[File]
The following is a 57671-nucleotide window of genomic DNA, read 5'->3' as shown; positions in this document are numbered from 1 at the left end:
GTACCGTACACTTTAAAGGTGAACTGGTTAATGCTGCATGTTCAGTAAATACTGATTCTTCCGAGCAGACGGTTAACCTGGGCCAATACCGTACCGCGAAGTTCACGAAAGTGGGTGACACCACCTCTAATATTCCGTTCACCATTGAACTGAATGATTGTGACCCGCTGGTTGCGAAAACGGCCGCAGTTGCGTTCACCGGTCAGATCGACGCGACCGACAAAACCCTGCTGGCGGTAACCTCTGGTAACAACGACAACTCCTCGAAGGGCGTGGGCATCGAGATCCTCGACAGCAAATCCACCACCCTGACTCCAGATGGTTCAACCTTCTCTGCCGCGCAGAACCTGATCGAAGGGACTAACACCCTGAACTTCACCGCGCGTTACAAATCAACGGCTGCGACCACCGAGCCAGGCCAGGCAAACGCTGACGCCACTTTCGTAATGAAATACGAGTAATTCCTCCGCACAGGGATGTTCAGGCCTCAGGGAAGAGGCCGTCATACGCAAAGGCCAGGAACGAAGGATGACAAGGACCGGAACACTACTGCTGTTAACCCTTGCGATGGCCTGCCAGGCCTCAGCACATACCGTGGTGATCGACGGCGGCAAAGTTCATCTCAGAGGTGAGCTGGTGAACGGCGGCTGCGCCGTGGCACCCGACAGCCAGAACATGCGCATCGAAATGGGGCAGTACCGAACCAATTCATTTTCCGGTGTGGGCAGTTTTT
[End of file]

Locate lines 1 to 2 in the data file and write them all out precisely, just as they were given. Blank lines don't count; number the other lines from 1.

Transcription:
The following is a 57671-nucleotide window of genomic DNA, read 5'->3' as shown; positions in this document are numbered from 1 at the left end:
GTACCGTACACTTTAAAGGTGAACTGGTTAATGCTGCATGTTCAGTAAATACTGATTCTTCCGAGCAGACGGTTAACCTGGGCCAATACCGTACCGCGAAGTTCACGAAAGTGGGTGACACCACCTCTAATATTCCGTTCACCATTGAACTGAATGATTGTGACCCGCTGGTTGCGAAAACGGCCGCAGTTGCGTTCACCGGTCAGATCGACGCGACCGACAAAACCCTGCTGGCGGTAACCTCTGGTAACAACGACAACTCCTCGAAGGGCGTGGGCATCGAGATCCTCGACAGCAAATCCACCACCCTGACTCCAGATGGTTCAACCTTCTCTGCCGCGCAGAACCTGATCGAAGGGACTAACACCCTGAACTTCACCGCGCGTTACAAATCAACGGCTGCGACCACCGAGCCAGGCCAGGCAAACGCTGACGCCACTTTCGTAATGAAATACGAGTAATTCCTCCGCACAGGGATGTTCAGGCCTCAGGGAAGAGGCCGTCATACGCAAAGGCCAGGAACGAAGGATGACAAGGACCGGAACACTACTGCTGTTAACCCTTGCGATGGCCTGCCAGGCCTCAGCACATACCGTGGTGATCGACGGCGGCAAAGTTCATCTCAGAGGTGAGCTGGTGAACGGCGGCTGCGCCGTGGCACCCGACAGCCAGAACATGCGCATCGAAATGGGGCAGTACCGAACCAATTCATTTTCCGGTGTGGGCAGTTTTT